Chris Earl returns with yet another terrific archival reissue from the originally cassette-only back-catalog of the Squires of the Subterrain, this time a pair of original albums (the eight-song Admiral Albert's Apparition and the EP Super-Plexi Automatic) on a single CD. As with everything else by this most excellent of underground projects, the album owes its inspiration to the psychedelic '60s, but its irresistible wonders really are the province of no specific era or map location. Instead they seem to emerge from some highly animated collective childhood consciousness (in which all revert to kids, at least where senses are concerned), a Wonka factory where the kitchen appliances talk to you and candy rivers run through the living room, or an alternate galaxy where everything that has been cool about pop culture in the past 50 years bleeds together in a whirlwind of color and multi-sensory delight. It is as if the Beach Boys had joined forces with the Monkees as superheroes in a Saturday-morning cartoon, part Hanna-Barbera, part Sid & Marty Krofft, with Pee Wee Herman as the communal band's manager. This, then, might represent the ideal soundtrack to such a strange hybrid, a rocketship of pop music that vaults listeners through a weird universe of three-minute psychedelic jukebox tunes. "Admiral Albert's Apparition" makes its initial appearance here, as does an alternate take on "Intoxicating Violet," while the EP is the original home of "East Coast Surfin'," which makes better sense in this context than on the collection Pop in a CD. Everything else is fresh -- and most of it is exquisitely so, particularly the jaunty nuggets "Blue Prince" and "Sewing Machine," a remake of Herman's Hermits' "Museum," and the self-explanatory oddity "Miss Hurry Weather's Overcoat." Oddly enough, this is among the more consistent re-releases in the Squires of the Subterrain's oeuvre. Not quite on a par with the masterpieces Liquid Sundays and Hello Good Morning, the album is nevertheless only a hair's-breath behind.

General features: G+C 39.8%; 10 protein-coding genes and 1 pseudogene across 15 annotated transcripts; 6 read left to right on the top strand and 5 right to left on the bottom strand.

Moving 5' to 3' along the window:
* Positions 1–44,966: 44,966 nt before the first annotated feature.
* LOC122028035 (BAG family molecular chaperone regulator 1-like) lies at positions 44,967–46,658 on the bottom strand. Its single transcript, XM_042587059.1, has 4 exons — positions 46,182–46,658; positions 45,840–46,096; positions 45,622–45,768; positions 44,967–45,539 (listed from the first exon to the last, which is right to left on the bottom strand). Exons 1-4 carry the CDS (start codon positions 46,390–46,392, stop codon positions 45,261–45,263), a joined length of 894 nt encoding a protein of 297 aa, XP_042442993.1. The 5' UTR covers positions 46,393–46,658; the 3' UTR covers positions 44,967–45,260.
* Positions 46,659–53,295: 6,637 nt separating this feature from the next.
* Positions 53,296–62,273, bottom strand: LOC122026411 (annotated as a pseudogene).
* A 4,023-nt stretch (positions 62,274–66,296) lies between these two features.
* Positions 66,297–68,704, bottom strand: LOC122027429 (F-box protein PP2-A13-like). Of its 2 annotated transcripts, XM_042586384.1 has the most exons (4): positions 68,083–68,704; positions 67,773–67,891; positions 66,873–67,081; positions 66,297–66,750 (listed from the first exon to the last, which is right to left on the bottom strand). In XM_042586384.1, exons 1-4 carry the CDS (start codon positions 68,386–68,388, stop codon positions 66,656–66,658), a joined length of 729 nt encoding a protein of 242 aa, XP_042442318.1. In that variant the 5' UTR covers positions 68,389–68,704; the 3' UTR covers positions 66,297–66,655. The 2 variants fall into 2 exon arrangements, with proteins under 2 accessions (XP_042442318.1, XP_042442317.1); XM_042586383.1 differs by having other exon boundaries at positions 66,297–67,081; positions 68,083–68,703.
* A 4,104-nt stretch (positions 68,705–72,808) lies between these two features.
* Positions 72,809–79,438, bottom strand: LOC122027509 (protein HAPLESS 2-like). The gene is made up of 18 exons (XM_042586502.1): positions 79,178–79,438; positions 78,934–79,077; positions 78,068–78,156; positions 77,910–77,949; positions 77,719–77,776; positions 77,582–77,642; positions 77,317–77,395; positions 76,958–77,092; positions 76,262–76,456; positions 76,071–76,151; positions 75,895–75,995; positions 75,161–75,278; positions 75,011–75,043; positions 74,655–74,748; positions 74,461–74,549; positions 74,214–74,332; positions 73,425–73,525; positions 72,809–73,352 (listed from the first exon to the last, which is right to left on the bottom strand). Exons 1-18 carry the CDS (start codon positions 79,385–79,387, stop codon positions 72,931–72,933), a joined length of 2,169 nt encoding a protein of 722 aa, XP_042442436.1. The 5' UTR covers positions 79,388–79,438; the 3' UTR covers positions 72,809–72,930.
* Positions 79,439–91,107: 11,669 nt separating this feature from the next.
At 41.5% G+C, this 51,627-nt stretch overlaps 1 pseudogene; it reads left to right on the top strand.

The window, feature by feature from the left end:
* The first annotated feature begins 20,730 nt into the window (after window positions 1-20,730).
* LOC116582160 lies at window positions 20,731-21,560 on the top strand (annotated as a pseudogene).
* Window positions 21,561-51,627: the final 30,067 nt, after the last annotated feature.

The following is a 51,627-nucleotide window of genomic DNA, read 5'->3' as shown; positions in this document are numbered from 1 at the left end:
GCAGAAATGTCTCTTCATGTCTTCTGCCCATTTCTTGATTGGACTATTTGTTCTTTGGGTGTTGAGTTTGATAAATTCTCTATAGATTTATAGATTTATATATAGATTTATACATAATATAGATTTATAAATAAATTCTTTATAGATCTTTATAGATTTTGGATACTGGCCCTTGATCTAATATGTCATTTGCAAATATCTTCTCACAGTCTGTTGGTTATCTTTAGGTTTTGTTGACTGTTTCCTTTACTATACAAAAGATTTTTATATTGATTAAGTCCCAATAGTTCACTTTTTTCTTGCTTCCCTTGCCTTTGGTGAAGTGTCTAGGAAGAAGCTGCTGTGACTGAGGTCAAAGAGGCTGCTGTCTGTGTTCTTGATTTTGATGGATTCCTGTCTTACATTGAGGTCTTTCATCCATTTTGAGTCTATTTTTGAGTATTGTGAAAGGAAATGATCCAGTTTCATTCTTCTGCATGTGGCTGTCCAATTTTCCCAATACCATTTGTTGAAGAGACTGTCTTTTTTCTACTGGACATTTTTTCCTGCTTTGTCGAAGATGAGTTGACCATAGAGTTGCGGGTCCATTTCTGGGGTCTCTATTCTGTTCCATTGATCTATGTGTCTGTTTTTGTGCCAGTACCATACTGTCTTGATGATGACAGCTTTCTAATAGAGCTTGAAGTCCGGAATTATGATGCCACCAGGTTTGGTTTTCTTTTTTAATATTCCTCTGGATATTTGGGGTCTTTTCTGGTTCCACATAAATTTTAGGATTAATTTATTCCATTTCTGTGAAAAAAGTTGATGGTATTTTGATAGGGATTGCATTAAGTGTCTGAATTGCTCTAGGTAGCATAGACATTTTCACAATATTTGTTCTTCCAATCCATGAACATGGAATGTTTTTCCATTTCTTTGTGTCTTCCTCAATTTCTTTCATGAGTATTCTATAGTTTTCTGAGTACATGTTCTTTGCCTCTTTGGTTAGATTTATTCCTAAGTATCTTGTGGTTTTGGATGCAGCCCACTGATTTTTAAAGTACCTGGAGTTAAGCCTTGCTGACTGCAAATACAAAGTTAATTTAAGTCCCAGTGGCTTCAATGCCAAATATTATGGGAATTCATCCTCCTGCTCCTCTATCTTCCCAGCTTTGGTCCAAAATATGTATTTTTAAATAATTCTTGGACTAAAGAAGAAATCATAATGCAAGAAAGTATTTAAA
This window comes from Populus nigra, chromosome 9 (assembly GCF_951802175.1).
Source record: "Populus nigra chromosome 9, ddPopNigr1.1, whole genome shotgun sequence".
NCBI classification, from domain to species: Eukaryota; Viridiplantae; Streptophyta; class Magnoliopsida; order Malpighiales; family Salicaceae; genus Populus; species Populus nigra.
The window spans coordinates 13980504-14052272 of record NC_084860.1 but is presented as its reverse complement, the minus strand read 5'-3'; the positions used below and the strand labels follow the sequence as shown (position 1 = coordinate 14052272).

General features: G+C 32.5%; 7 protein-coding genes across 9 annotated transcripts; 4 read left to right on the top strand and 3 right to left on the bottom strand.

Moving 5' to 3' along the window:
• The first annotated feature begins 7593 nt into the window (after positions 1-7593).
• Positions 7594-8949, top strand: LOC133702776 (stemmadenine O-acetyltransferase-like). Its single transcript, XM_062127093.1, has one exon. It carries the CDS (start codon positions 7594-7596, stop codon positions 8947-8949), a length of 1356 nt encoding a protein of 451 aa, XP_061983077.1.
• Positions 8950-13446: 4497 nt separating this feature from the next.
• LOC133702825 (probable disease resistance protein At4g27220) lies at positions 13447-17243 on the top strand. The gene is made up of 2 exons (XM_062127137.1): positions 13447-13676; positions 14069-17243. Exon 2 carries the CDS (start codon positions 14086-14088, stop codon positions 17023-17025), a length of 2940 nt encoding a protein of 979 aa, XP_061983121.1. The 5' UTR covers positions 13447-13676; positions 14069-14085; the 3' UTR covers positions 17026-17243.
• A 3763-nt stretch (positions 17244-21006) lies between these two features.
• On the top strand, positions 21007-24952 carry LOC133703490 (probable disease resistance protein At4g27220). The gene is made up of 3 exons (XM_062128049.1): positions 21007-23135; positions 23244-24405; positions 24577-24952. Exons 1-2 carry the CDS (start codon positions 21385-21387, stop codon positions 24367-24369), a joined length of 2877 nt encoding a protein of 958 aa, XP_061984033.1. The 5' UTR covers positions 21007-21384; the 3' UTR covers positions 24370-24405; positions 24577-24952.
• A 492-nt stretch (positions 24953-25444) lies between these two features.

AllMusic Review by Stanton Swihart